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Kim SeongHan is Representative for MCC Northeast Asia and a member of Jesus Heart Mennonite Church, Republic of Korea. This open letter responds to an opinion piece by Harvard Law School professor Mark Ramseyer claiming that World War II-era Korean “comfort women,” who were forced into sex work by the Japanese military, were actually exercising their free, rational choice to sell their labor. Ramseyer’s argument, which he also developed in an academic article, has caused intense anger in Korea and around the world. Ramseyer was reared by American Mennonite missionaries in Japan. For additional background, see Jeannie Suk Gersen’s coverage in The New Yorker (link).

History is somewhat distant. But when one finds the space of your little story in a more extensive history, the color of history begins to change.

I am not a historian, but I know how my family survived during the Japanese colonization era (1910—1945). My grandfather was involved in the independence movement in the 1920s, and he was imprisoned for several years. He passed away in 1966 before I was born, but I heard that he suffered from the aftereffects of torture until he passed away. However, the sad story that concerns me here is about my aunt. My aunt (my father’s only sister) was forced to marry at age sixteen to avoid the national mobilization for labor (it’s possible she would have been forced to become a comfort woman). Her father, who was fighting against Imperial Japan, could not allow them to take away his only daughter. Not surprisingly, this unwanted marriage did not go well. They divorced later, and my grandfather put my aunt’s daughter on his family register as his daughter. My aunt needed a fresh start.

I know this is too personal and too detailed. However, this is one story behind the larger story of the comfort-women-sex-slave story during the Imperial Japanese colonization, which Mark Ramseyer claims is a pure fiction.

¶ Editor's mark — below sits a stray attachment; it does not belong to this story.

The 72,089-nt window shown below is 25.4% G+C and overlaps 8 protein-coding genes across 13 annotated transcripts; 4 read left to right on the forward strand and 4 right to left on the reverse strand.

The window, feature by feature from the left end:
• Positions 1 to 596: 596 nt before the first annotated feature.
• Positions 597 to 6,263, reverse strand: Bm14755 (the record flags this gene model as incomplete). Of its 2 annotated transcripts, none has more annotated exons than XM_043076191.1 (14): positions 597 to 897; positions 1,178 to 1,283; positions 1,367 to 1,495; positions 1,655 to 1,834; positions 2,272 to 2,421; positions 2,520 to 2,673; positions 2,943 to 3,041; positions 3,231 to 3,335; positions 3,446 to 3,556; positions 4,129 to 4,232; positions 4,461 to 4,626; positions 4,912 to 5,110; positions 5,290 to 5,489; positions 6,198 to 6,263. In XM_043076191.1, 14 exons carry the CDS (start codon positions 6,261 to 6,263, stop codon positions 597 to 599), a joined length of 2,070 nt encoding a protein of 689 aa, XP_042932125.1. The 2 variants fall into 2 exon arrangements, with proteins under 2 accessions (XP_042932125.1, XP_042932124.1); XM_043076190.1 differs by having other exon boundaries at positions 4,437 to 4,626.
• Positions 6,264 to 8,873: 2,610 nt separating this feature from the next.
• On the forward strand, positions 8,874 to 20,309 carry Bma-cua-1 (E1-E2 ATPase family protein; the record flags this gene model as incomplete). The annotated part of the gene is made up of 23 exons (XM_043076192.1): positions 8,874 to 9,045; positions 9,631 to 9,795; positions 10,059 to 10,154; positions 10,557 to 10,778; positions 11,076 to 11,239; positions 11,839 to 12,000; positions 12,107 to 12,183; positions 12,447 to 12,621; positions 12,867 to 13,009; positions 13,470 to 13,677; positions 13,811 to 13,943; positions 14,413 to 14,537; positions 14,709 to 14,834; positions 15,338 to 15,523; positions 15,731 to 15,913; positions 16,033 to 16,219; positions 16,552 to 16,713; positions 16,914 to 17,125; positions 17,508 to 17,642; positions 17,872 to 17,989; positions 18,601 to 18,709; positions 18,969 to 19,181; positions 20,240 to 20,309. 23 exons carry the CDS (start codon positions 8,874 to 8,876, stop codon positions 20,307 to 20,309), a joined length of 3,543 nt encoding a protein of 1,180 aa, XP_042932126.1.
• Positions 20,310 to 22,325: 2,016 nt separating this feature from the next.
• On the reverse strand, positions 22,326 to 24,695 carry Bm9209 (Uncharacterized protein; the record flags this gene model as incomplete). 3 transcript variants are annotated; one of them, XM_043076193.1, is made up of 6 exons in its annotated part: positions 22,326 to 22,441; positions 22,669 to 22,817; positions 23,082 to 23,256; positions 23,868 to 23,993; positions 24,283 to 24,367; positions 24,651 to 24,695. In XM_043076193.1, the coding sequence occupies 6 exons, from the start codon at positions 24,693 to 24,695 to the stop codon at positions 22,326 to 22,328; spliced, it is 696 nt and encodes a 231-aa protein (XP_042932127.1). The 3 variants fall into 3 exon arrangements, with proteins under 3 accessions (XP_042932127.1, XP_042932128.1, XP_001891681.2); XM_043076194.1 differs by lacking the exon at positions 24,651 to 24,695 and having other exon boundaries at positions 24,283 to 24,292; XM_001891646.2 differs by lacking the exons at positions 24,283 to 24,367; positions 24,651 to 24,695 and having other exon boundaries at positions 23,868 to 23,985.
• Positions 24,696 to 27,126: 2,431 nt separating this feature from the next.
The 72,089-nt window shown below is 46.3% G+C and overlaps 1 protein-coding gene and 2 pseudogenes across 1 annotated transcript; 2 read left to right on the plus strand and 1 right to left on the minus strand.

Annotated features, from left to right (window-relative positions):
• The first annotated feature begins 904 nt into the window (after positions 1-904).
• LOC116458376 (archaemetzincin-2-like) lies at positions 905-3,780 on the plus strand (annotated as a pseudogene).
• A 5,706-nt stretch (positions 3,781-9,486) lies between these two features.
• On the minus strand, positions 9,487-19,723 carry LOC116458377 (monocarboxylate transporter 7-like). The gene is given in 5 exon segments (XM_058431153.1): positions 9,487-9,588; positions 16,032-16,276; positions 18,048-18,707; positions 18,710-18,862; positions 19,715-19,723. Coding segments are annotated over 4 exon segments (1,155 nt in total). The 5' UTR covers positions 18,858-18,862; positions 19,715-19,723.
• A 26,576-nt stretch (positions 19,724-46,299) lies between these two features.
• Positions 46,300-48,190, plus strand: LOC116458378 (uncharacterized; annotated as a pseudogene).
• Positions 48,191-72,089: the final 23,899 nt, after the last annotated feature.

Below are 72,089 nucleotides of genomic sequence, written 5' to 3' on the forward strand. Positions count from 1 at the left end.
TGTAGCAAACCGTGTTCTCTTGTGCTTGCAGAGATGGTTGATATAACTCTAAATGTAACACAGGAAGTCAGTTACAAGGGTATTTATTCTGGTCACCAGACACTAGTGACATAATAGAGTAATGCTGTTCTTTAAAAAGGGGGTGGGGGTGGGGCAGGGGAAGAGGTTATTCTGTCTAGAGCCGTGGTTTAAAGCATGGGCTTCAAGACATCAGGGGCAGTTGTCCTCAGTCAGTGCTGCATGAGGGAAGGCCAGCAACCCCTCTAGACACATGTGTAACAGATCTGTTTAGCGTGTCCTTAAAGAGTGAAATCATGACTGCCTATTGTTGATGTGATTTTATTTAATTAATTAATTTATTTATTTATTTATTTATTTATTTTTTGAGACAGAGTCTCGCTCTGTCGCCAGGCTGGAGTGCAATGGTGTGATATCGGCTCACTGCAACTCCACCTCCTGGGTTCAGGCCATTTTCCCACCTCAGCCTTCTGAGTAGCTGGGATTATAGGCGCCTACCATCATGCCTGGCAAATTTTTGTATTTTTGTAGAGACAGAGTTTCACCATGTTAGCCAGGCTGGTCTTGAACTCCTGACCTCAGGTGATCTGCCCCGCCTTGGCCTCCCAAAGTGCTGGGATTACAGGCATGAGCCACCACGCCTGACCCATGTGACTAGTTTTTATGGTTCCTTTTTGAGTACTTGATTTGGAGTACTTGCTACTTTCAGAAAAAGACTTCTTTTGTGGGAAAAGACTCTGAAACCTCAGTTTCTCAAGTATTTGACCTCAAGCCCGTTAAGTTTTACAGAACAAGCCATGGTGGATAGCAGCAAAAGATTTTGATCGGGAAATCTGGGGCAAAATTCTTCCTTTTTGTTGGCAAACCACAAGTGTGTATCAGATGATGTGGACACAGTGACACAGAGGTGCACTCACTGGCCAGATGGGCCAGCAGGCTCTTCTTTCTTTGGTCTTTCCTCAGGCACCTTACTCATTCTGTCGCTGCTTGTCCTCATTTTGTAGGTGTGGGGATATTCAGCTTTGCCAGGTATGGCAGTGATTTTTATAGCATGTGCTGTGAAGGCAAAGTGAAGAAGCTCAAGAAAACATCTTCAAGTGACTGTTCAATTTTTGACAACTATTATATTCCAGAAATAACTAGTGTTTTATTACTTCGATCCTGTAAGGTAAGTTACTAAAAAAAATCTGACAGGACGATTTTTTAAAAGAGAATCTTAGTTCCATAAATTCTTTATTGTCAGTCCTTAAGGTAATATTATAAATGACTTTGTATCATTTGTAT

While working with Mennonite Central Committee (MCC) in Northeast Asia as a peace educator, I have had the privileged to join several international gatherings and trainings in the region—the Northeast Asia Reconciliation Initiative (NARI) and Northeast Asia Regional Peace-Building Institute (NARPI). NARI is a Christian gathering from the region. Theologians, nuns, pastors, and activists stay together and learn from each other about reconciliation for a week. NARPI is an intensive peacebuilding training for people who want to engage in peace work in Northeast Asia. MCC has been deeply involved in these regional peacebuilding efforts from the beginning. Although these two programs serve a different group of people, Christians or not, there is an important common feature: the pilgrimage (NARI) and the field trip (NARPI).

When NARI gathered in Nagasaki in 2015, they pilgrimaged to atomic bomb sites, and a small museum focused on Japanese military atrocities. Many participants recall that as a turning point in their life. They finally saw different narratives from other countries, and this was possible because they walked together, even in a difficult place.

In August 14, 2019, I went to Nanjing for a NARPI training. As a field trip, we visited the Comfort Women Museum in Nanjing. I was stunned when I found a small crucifix in the small room dedicated to Lei Guiyang, a comfort woman from Nanjing. I do not know why the crucifix was there. Was she Christian? But, because of that crucifix, I can make a connection between the story of Lei Guiyang and Mary’s Magnificat. It was the day before the Assumption of Mary.

When I read Ramseyer’s article on Japan Forward, “Recovering the Truth about the Comfort Women,” I felt hurt. Ramseyer said that comfort women voluntarily joined the wartime sex business hoping for a great reward with great risk-taking. However, my simple question is that if they all voluntarily became comfort women, why would my aunt be forced to marry at age sixteen and suffer the consequences? The article is also hurting people committed to making peace and reconciliation in Northeast Asia.

I want to invite Ramseyer to join a pilgrimage with other Christian sisters and brothers in Northeast Asia. We may learn from each other. When we walk together into the most difficult place, we will see differently and hear differently.